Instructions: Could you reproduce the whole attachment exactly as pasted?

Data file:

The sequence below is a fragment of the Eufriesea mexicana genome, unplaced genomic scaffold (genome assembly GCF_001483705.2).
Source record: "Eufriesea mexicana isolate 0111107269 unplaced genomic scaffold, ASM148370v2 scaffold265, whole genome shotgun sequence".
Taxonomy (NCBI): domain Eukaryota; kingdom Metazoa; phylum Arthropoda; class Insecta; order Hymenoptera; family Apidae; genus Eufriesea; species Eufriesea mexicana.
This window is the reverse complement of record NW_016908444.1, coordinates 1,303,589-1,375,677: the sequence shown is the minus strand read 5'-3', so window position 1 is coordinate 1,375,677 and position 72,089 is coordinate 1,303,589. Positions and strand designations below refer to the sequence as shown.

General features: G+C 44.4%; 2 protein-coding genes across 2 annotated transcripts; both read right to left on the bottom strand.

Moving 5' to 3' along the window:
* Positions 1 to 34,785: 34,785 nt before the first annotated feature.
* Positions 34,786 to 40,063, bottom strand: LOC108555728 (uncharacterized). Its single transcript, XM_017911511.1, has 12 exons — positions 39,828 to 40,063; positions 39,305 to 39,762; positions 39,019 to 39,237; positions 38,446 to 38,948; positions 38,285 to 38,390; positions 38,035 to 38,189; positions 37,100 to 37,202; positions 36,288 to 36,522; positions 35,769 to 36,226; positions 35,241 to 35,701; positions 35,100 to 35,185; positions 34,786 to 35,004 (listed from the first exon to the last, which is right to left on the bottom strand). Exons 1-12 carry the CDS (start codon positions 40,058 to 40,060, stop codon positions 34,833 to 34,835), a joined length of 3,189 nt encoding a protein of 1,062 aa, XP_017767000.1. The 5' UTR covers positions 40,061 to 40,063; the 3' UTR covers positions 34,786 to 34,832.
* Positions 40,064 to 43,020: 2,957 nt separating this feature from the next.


The sequence below is a fragment of the Eufriesea mexicana genome, unplaced genomic scaffold (genome assembly GCF_001483705.2).
Source record: "Eufriesea mexicana isolate 0111107269 unplaced genomic scaffold, ASM148370v2 scaffold265, whole genome shotgun sequence".
Taxonomy (NCBI): domain Eukaryota; kingdom Metazoa; phylum Arthropoda; class Insecta; order Hymenoptera; family Apidae; genus Eufriesea; species Eufriesea mexicana.
This window is the reverse complement of record NW_016908444.1, coordinates 1,303,589-1,375,677: the sequence shown is the minus strand read 5'-3', so window position 1 is coordinate 1,375,677 and position 72,089 is coordinate 1,303,589. Positions and strand designations below refer to the sequence as shown.

General features: G+C 44.4%; 2 protein-coding genes across 2 annotated transcripts; both read right to left on the bottom strand.

Moving 5' to 3' along the window:
* Positions 1 to 34,785: 34,785 nt before the first annotated feature.
* Positions 34,786 to 40,063, bottom strand: LOC108555728 (uncharacterized). Its single transcript, XM_017911511.1, has 12 exons — positions 39,828 to 40,063; positions 39,305 to 39,762; positions 39,019 to 39,237; positions 38,446 to 38,948; positions 38,285 to 38,390; positions 38,035 to 38,189; positions 37,100 to 37,202; positions 36,288 to 36,522; positions 35,769 to 36,226; positions 35,241 to 35,701; positions 35,100 to 35,185; positions 34,786 to 35,004 (listed from the first exon to the last, which is right to left on the bottom strand). Exons 1-12 carry the CDS (start codon positions 40,058 to 40,060, stop codon positions 34,833 to 34,835), a joined length of 3,189 nt encoding a protein of 1,062 aa, XP_017767000.1. The 5' UTR covers positions 40,061 to 40,063; the 3' UTR covers positions 34,786 to 34,832.
* Positions 40,064 to 43,020: 2,957 nt separating this feature from the next.